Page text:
think it’s likely that if there is a substantial wave of Indian SFF
writing, writers from the diaspora will be playing a leading role in
A:–I don’t see why not. And not just the diaspora but from here. Leaving aside conferences, access is pretty much available to everything else. And even going with the notion that flights of imagination are still inevitably rooted someway to cultural influences; we’re now (at least in urban India) definitely tech advanced for SF and have a mythology that’s definitely richer than celtic folklore to be able to produce world class fantasy. The problem is we need a basic readership here, which I think will be available over the next 10 years. All those Potter and Alfred Kropp readers will hopefully graduate into reading SFF.
Q: Picture your own SFF universe, where the best of South Asian writing
is married to the best of SFF writing. What sort of hybrid children
would you like to see, in terms of themes, content and style?
A:–Fusion as in music is always the most difficult to get right. The probability of falling between two stools is high. The problem is essentially that a lot of good writers won’t try their hand at commercial genres because it would feel low-brow. I ‘m not too sure a hybrid would work or is even necessary. ‘Vikram Seth meets Philip K Dick’ may sound good as a blurb line but may not be great reading. And who loves mutants anyway? I’d much rather a good writer who had the imagination to write SFF, just sat down and wrote a good book. In India we would need some great storytelling to break the genre through. (see last question)
Q: Do you feel that practically speaking, writers from countries not
normally associated with spec-fic markets need to emphasize on their
own countries’ myths/folklore/history in order to provide some kind of
diversity and succeed in the international marketplace?
A: –Not as a generalization, but if they don’t, they have to labour against the prejudice that “there’s nothing new here; this is essentially a western universe”. It’s a bit of a catch-22 situation. It would be far easier to position their work as rooted in their own cultural contexts and try to break through on the exotica platform. But conversely they would probably come up with the objection from agents that this is too culturally alien to succeed in the west. But that’s now. Increasingly these barriers are being wiped out and hopefully in ten years it won’t matter.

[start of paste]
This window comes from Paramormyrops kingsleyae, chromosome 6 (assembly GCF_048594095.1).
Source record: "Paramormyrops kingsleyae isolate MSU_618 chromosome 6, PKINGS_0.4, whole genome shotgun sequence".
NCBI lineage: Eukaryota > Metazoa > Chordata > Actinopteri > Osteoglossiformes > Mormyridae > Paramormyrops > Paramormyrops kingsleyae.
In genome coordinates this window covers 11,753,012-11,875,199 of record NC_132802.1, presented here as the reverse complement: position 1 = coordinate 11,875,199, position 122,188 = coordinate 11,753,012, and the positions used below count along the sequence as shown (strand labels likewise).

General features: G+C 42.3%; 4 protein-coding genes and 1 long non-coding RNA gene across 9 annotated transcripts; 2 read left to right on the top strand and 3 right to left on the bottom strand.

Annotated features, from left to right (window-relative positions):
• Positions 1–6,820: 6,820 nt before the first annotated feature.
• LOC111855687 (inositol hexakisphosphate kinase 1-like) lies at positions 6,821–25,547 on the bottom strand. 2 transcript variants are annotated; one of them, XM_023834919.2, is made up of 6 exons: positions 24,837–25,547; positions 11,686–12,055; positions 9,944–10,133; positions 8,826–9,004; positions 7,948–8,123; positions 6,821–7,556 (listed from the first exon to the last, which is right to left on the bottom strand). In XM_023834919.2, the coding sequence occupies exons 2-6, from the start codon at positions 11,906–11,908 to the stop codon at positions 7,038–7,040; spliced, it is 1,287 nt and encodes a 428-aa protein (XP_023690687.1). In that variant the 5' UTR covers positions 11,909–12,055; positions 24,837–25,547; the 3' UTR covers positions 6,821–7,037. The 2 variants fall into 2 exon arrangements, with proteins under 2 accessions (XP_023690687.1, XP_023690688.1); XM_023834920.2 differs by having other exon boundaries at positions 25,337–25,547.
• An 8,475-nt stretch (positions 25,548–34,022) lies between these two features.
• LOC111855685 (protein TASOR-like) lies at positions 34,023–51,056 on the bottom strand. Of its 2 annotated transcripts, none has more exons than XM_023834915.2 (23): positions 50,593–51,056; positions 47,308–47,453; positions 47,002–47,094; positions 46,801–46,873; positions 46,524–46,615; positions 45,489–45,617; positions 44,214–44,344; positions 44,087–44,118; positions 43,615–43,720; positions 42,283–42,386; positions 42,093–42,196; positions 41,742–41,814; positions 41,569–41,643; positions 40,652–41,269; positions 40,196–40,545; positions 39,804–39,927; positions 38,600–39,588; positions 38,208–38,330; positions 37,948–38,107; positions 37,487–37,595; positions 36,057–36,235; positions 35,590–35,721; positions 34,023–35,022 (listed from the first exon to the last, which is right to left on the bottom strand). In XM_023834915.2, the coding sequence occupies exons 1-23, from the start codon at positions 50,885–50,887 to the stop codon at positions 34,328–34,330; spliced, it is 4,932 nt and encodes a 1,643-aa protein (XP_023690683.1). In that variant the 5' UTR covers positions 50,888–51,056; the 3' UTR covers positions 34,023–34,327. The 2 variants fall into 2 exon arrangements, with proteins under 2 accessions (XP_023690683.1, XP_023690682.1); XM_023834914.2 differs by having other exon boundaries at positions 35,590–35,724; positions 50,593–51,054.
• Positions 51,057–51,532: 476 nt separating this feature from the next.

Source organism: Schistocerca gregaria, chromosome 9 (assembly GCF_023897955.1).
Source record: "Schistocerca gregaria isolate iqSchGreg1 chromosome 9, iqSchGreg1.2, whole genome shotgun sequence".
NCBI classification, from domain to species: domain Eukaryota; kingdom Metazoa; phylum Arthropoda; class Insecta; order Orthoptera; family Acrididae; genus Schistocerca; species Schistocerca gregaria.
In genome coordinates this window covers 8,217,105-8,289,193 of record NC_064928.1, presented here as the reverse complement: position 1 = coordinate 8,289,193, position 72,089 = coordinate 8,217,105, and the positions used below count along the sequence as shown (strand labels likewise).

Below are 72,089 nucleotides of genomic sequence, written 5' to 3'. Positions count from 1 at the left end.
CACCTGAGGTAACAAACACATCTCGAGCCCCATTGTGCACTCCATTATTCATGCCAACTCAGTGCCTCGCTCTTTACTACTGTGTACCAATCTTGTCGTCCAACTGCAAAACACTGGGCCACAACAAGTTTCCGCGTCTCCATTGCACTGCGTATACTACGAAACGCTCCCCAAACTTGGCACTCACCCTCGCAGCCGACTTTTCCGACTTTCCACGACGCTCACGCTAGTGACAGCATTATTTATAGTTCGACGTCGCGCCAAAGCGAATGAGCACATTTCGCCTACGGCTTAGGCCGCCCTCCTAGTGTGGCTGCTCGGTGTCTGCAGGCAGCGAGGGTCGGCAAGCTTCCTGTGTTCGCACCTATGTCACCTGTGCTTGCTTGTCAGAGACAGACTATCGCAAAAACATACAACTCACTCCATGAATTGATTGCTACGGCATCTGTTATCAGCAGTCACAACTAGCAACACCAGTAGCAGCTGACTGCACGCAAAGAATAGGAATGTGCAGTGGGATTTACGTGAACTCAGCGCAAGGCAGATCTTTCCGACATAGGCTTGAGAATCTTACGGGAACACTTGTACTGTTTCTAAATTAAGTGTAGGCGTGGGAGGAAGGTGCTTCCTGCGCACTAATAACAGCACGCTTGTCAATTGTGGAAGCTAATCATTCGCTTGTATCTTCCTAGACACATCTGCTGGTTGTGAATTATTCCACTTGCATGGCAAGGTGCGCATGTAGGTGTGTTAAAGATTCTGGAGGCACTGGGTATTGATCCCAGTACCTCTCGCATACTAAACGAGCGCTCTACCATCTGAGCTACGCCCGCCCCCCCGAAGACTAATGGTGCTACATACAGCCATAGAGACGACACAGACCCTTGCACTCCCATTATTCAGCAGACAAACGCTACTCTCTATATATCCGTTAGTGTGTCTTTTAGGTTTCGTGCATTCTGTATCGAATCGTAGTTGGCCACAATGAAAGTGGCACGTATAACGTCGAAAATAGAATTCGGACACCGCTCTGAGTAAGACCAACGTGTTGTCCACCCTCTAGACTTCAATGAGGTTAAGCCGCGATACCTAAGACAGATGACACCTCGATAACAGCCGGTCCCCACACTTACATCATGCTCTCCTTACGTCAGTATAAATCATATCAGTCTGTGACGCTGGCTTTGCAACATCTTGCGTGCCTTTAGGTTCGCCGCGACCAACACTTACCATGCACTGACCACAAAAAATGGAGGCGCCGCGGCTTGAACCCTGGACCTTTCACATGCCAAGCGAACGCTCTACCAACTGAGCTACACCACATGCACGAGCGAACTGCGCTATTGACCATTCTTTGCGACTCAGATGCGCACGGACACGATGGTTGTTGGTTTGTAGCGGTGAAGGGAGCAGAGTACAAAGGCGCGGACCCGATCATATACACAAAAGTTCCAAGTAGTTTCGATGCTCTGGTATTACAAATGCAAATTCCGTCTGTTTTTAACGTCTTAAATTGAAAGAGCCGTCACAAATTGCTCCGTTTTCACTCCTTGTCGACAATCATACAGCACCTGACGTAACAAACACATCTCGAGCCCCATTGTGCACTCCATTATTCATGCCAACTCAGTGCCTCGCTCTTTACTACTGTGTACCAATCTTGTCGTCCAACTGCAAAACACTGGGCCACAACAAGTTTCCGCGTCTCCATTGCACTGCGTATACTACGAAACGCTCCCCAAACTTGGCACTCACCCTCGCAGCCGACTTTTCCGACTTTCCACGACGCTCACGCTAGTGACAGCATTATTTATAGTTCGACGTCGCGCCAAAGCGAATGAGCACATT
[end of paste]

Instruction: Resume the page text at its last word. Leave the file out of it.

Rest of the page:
Q: While acknowledging that spec-fic isn’t monolithic and there are a
hundred different directions it’s growing in at any time, what do you
feel are the most exciting fields of work in contemporary science
fiction and fantasy? What area would you like to see more work in? And
what do you think new writers should avoid?
A:–Unfortunately I haven’t really been keeping pace and am not really qualified to comment on any of the questions. Though I think there’s some great work being done in the field of urban fantasy with terrific crossovers into the graphic novel. But the biggest hope emerges from the fact that almost all the top sellers in the children’s segment now are SF/F variants.
But coming back to my thesis that we really need to build a homegrown SFF blockbuster, I’d love to see a classic SF thriller that would sell 50K here. And staying with the marketability and the need to establish the genre by bringing in new readers, my own gut feel is that a good SFF-alternate history a la Ward Moore’s Bring the Jubilee is what’s needed.